Archive for the ‘Articles’ Category
There is an ongoing debate around whether quantitative and qualitative methods are better. Quantitative research is good for finding out ‘How many’ or ‘How often,’ as it measures the incidence of findings in a given sample size. The findings are quantifiable and help make informed decisions about the impact of future developments. However quantitative research does not allow us to probe and understand why. Qualitative research on the other hand, uses a wide range of methods to gain insight into underlying user needs and behaviour which is not available in quantitative research. This can provide a sound base for further decision making. However, the in-depth approach of qualitative research limits us to small sample sizes meaning results are not quantifiable.
> Read more
Following on from our tips on building prototypes for testing, here we share some of the challenges which can come up while testing a prototype and how best to work around them.
Conducting usability testing can be challenging, especially when testing prototypes. This is because prototypes are not fully functional websites or applications and the level of detail within prototypes can range from simple paper prototypes to high-fidelity pre-launch prototypes. This article will discuss the challenges we face when testing prototypes from the point of view of a UX researcher and it will provide some tips that can make prototype testing more successful.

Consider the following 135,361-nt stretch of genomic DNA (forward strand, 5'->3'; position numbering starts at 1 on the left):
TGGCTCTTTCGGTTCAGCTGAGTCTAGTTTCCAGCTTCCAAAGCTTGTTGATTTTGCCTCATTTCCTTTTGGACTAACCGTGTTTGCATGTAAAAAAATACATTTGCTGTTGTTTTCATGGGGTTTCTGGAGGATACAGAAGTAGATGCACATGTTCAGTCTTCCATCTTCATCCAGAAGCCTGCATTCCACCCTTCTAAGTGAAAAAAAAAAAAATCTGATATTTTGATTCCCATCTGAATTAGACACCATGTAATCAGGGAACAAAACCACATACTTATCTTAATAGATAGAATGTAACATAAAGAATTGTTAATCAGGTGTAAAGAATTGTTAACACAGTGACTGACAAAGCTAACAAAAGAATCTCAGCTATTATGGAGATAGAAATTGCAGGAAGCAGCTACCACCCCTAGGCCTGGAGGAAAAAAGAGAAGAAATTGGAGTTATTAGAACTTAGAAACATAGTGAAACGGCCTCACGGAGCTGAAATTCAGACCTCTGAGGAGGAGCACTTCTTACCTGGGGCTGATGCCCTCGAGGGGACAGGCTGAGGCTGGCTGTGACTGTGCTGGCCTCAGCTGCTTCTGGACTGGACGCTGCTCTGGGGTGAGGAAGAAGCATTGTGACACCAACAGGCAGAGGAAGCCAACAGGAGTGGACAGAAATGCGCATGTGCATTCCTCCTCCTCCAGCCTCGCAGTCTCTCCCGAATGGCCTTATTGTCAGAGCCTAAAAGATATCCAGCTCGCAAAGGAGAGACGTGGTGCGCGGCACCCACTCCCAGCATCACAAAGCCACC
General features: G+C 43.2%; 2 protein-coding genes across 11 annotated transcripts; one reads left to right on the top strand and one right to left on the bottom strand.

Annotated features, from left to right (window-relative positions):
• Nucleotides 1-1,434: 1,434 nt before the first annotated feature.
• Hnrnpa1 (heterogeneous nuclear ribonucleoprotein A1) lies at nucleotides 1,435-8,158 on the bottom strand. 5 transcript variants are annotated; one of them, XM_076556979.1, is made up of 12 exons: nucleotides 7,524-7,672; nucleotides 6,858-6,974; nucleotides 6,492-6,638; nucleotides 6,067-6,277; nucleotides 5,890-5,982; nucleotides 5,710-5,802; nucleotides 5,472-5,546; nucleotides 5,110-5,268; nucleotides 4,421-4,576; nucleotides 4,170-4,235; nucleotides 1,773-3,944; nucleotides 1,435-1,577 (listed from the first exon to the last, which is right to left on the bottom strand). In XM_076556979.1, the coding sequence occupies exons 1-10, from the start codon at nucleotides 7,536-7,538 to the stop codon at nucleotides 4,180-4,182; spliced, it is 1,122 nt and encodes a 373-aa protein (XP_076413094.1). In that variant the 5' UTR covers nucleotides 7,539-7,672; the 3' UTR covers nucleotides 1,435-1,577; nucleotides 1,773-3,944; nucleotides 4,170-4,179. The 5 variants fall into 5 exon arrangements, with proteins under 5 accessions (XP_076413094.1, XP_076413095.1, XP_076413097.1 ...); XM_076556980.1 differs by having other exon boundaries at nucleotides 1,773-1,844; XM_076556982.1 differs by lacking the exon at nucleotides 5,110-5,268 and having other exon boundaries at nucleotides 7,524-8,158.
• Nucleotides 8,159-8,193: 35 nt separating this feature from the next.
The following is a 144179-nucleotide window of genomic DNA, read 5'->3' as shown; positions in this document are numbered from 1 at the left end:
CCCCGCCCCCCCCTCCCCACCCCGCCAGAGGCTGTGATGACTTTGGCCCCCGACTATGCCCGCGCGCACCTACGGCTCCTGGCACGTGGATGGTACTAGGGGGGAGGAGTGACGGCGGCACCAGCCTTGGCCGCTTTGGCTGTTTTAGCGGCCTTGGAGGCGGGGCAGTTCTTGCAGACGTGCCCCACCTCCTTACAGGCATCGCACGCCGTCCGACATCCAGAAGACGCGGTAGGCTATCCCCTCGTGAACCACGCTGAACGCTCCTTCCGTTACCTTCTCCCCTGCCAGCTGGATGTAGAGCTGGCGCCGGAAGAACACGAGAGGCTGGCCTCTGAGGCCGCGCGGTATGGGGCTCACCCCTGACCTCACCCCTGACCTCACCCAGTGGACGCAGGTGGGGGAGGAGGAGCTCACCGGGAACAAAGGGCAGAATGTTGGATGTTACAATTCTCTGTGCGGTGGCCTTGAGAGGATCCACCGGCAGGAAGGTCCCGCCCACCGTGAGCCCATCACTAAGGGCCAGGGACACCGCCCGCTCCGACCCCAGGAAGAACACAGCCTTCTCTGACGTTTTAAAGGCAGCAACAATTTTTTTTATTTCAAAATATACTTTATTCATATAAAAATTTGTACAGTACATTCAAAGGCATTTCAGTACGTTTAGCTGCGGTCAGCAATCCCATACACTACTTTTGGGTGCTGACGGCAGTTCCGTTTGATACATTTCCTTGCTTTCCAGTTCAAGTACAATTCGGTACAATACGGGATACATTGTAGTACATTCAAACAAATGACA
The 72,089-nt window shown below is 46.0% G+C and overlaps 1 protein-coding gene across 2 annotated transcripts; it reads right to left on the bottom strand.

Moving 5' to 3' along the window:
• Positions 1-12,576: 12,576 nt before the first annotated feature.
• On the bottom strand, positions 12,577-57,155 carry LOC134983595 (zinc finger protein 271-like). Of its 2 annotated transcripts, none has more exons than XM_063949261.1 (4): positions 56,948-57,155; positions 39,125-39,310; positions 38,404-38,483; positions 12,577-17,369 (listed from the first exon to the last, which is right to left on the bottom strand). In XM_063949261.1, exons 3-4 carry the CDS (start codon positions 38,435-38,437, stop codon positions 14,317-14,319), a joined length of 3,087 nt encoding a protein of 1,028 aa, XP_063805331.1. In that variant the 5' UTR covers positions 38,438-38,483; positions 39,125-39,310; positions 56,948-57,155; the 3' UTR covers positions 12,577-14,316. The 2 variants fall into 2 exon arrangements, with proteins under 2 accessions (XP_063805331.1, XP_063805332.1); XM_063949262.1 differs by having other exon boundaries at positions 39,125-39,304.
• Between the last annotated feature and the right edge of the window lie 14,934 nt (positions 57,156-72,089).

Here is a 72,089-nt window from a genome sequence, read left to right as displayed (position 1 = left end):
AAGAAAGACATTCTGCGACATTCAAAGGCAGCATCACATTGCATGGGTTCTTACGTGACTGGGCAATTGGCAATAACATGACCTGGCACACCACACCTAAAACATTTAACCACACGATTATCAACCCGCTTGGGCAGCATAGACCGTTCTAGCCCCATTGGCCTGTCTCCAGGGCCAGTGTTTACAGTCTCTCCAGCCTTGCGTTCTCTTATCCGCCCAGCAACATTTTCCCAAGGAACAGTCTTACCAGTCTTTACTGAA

> Read more
In our roles as user experience practitioners, we are regularly asked to test with prototypes, ranging from low fidelity paper prototypes through to hi fidelity pre-launch fully interactive prototypes. Clients often ask how their prototype compares with others, and how different aspects will work with or affect the testing. So, here’s our top 5 tips for building a prototype to get the best out of the research.
Content and design
Let’s start with the content and design of the prototype. Although the level of detail that’s included in the prototype varies depending on the fidelity, at all fidelities the content and design needs to support what you are trying to find out.
> Read more
Whether you have or haven’t booked a seat reservation on a train, finding a seat is a frustration for many passengers. As a daily train commuter to and from work, this is something I, and many others around me, struggle with every day.